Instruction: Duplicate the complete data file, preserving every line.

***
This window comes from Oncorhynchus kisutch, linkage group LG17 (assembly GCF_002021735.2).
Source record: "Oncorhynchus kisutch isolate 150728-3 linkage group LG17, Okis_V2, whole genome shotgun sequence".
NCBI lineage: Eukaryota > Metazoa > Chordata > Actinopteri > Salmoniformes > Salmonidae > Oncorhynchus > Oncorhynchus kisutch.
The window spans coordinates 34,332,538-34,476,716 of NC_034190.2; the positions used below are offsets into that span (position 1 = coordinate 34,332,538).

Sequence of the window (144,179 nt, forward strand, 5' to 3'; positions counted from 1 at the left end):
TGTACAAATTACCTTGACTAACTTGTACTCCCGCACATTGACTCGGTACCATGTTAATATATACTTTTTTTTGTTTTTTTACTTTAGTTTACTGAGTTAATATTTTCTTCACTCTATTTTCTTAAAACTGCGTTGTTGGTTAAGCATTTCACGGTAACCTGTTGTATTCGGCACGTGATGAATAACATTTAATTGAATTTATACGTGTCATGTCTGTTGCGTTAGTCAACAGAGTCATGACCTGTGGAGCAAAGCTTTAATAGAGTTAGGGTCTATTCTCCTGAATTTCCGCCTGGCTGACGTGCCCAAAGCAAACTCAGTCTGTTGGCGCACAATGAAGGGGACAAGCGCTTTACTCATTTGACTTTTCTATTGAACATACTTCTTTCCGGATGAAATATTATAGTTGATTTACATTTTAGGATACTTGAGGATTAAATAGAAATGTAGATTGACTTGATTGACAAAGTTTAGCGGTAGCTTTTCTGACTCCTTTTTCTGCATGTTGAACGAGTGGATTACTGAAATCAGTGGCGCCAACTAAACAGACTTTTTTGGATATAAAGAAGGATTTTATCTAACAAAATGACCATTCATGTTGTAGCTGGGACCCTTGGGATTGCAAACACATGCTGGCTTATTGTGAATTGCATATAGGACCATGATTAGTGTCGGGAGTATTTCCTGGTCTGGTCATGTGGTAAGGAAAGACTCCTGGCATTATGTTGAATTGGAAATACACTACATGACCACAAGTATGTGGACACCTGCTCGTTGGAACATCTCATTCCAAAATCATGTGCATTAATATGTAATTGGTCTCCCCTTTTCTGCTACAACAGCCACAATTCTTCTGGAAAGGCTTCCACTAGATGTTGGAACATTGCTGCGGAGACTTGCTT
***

This window comes from Oncorhynchus kisutch, linkage group LG17 (assembly GCF_002021735.2).
Source record: "Oncorhynchus kisutch isolate 150728-3 linkage group LG17, Okis_V2, whole genome shotgun sequence".
NCBI lineage: Eukaryota > Metazoa > Chordata > Actinopteri > Salmoniformes > Salmonidae > Oncorhynchus > Oncorhynchus kisutch.
The window spans coordinates 34,332,538-34,476,716 of NC_034190.2; the positions used below are offsets into that span (position 1 = coordinate 34,332,538).

Sequence of the window (144,179 nt, forward strand, 5' to 3'; positions counted from 1 at the left end):
TGTACAAATTACCTTGACTAACTTGTACTCCCGCACATTGACTCGGTACCATGTTAATATATACTTTTTTTTGTTTTTTTACTTTAGTTTACTGAGTTAATATTTTCTTCACTCTATTTTCTTAAAACTGCGTTGTTGGTTAAGCATTTCACGGTAACCTGTTGTATTCGGCACGTGATGAATAACATTTAATTGAATTTATACGTGTCATGTCTGTTGCGTTAGTCAACAGAGTCATGACCTGTGGAGCAAAGCTTTAATAGAGTTAGGGTCTATTCTCCTGAATTTCCGCCTGGCTGACGTGCCCAAAGCAAACTCAGTCTGTTGGCGCACAATGAAGGGGACAAGCGCTTTACTCATTTGACTTTTCTATTGAACATACTTCTTTCCGGATGAAATATTATAGTTGATTTACATTTTAGGATACTTGAGGATTAAATAGAAATGTAGATTGACTTGATTGACAAAGTTTAGCGGTAGCTTTTCTGACTCCTTTTTCTGCATGTTGAACGAGTGGATTACTGAAATCAGTGGCGCCAACTAAACAGACTTTTTTGGATATAAAGAAGGATTTTATCTAACAAAATGACCATTCATGTTGTAGCTGGGACCCTTGGGATTGCAAACACATGCTGGCTTATTGTGAATTGCATATAGGACCATGATTAGTGTCGGGAGTATTTCCTGGTCTGGTCATGTGGTAAGGAAAGACTCCTGGCATTATGTTGAATTGGAAATACACTACATGACCACAAGTATGTGGACACCTGCTCGTTGGAACATCTCATTCCAAAATCATGTGCATTAATATGTAATTGGTCTCCCCTTTTCTGCTACAACAGCCACAATTCTTCTGGAAAGGCTTCCACTAGATGTTGGAACATTGCTGCGGAGACTTGCTT